This may also be the breakout season for 6'8" fourth-year post Aaron Chapman, who should see more touches in the post and appears to be rapidly gaining confidence with his offense.  Chapman is most comfortable between 12 and 15 feet facing up to make shots but is working harder on the offensive glass and running the floor.

Carleton's feature newcomer is 6'3" freshman Phil Scrubb, a nice athlete with NCAA D1 talent and the full array of offensive skills and decision making.  A member of Canada's junior national team program, Scrubb has competed at the highest levels in his age category and should be one of the favorites for Rookie-of-the-Year honours.

For many years, observers have raised questions going back to the graduation of Rob Smart and Jafeth Maseruka after Carleton's first championship in the early 2000's on how the Ravens would replace departed seniors.  The results speak for themselves as the talent pipeline continued unabated.  Expect one or more of this current group to grab the reigns and keep Carleton as a Top 3-5 team at a minimum throughout the season and ready by March to again contend for banner #7.

2 comments:

Anonymous said...

Dave Smart is a man with a plan.
No matter what he does, there is always a well conceived reason behind it.
That is why he scheduled three exhibition against NCAA 1 teams that had exceptionally big front courts...he knew Cincinnati, NMS and Maine would create severe matchup problems for his relatively small team.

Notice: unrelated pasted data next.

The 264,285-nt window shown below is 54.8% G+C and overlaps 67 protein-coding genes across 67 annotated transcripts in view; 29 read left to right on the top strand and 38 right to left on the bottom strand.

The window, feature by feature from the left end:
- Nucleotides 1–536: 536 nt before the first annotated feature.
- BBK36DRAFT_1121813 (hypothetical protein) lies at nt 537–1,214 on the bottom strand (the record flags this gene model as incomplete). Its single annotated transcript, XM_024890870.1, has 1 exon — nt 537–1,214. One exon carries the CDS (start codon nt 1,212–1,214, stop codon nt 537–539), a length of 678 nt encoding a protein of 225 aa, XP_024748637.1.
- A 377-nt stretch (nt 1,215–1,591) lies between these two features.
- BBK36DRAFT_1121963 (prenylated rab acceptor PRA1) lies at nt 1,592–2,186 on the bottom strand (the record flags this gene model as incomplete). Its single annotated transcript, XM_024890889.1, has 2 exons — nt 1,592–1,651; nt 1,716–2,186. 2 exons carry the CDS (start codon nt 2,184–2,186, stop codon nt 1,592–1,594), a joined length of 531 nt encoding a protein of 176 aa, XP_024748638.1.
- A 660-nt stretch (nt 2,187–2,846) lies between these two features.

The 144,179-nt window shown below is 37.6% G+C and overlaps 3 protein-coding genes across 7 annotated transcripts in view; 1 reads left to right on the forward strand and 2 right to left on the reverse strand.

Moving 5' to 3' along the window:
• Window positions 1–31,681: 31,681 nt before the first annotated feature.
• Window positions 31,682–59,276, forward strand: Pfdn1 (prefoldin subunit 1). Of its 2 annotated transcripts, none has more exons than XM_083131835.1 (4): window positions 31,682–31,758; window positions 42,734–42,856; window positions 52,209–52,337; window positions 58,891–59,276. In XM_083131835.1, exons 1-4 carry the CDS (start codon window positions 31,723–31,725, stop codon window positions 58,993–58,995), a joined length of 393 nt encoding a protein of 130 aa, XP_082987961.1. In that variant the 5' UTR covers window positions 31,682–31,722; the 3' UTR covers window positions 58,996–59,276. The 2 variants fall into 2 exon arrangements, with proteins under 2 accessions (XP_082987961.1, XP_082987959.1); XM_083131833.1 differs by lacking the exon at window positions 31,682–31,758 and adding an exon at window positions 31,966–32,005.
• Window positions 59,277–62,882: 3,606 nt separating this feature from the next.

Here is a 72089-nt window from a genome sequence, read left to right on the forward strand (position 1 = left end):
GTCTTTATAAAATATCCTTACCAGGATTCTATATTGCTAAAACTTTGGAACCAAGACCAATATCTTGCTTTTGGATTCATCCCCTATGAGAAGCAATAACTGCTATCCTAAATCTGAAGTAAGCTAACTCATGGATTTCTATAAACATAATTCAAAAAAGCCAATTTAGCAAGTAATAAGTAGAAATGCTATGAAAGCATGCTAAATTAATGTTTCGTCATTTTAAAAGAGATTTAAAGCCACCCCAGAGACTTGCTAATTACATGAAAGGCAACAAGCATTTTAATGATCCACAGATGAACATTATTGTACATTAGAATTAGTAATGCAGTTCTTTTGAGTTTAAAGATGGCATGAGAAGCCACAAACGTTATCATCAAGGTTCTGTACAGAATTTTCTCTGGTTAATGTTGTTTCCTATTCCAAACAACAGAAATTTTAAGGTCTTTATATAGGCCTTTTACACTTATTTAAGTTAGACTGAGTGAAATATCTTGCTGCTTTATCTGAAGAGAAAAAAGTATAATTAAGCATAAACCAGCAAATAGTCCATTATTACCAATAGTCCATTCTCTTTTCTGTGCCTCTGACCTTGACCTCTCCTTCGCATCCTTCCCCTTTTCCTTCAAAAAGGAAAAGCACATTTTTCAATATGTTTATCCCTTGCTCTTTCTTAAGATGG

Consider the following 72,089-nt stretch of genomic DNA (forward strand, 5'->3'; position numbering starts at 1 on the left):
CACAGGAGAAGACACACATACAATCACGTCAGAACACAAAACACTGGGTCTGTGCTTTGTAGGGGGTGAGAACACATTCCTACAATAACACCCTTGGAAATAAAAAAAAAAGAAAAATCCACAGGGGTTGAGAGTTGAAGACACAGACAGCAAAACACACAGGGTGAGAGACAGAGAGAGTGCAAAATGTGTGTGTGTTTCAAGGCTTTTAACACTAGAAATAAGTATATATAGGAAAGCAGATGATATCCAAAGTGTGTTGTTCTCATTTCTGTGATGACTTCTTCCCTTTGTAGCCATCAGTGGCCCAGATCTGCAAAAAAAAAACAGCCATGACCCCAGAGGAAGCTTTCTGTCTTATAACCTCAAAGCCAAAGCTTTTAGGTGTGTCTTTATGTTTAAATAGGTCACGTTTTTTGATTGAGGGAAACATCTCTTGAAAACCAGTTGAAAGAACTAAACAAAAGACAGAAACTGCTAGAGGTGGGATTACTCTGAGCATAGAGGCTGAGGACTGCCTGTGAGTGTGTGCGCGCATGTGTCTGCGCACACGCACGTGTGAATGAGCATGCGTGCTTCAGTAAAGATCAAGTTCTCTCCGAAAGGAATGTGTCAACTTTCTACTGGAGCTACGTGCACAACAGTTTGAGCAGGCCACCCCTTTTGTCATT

He wanted to test his rather young team with what could be termed a "worst case scenario"....teams that were bigger and more athletic than the Ravens.
The Ravens took their lumps in these games, to be sure, but the payoff comes later down the road.
These games will help against CIS teams that are big and athletic...York and Windsor are two examples...by exposing Carleton's weaknesses and giving the coaching staff and players some issues to work on in preparation for the season.
Smart could have easily brought in some low mid majors that he knew his team could handle...there are plenty of those types of teams out there.
But there really is no point in scheduling teams Carleton was equal to or even better than because nothing really could be learned from such games.

Tomorrow night Carleton plays SLC (Kingston) which, although is one of the better OCAA programs, certainly is at the opposite end of the spectrum from what the Ravens have faced so far this year.
I expect this game will be likely a romp for Carleton...something of a reward to the players for enduring those tough NCAA exhibitions and the seemingly endless two hour practices.
The first real test is when they play CIS competition of some quality in their House-Laughton tournament. McGill has two of the best young guards in Canada and Windsor is touted as a strong Wilson Cup contender again.
We'll see how much progress the Ravens have made since the Labour Day weekend.

Anonymous said...

Do you really think he has a pool to pick from as far as DI schools coming in labour day??? That is not a realistic assertion on your part.